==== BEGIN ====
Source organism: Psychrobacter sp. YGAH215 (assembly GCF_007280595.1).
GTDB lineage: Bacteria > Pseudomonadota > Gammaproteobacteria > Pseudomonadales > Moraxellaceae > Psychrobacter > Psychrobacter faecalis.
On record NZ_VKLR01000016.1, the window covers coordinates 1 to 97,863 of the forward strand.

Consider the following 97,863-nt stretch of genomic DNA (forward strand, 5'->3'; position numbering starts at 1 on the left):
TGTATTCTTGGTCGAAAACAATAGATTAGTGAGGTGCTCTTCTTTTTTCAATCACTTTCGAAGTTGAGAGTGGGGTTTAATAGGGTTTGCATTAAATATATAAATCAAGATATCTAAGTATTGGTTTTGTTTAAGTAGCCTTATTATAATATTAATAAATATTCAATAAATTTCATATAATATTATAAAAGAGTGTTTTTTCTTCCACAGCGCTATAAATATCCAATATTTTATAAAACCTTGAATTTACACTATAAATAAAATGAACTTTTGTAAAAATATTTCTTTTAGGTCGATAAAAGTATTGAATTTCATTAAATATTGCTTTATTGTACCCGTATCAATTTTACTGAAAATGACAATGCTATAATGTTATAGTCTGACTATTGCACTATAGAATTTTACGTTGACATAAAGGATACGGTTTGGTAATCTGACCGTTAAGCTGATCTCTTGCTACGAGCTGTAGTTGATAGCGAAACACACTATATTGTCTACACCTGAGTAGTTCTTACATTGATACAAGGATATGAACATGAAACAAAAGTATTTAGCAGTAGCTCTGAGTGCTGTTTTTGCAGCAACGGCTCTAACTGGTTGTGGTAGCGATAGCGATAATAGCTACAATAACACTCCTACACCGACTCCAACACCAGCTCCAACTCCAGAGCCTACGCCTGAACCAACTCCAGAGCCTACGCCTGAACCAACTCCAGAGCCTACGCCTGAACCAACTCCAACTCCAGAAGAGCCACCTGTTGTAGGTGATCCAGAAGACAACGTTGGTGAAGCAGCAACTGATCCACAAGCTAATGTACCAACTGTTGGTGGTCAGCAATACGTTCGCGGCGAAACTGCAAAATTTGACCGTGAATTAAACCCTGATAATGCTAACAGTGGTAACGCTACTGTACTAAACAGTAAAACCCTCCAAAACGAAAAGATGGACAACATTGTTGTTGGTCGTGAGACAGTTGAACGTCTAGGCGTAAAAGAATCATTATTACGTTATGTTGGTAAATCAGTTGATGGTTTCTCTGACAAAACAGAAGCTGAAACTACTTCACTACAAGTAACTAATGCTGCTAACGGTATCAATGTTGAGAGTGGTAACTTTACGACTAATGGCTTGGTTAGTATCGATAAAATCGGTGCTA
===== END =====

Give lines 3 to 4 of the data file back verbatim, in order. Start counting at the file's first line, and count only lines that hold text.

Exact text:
On record NZ_VKLR01000016.1, the window covers coordinates 1 to 97,863 of the forward strand.

Consider the following 97,863-nt stretch of genomic DNA (forward strand, 5'->3'; position numbering starts at 1 on the left):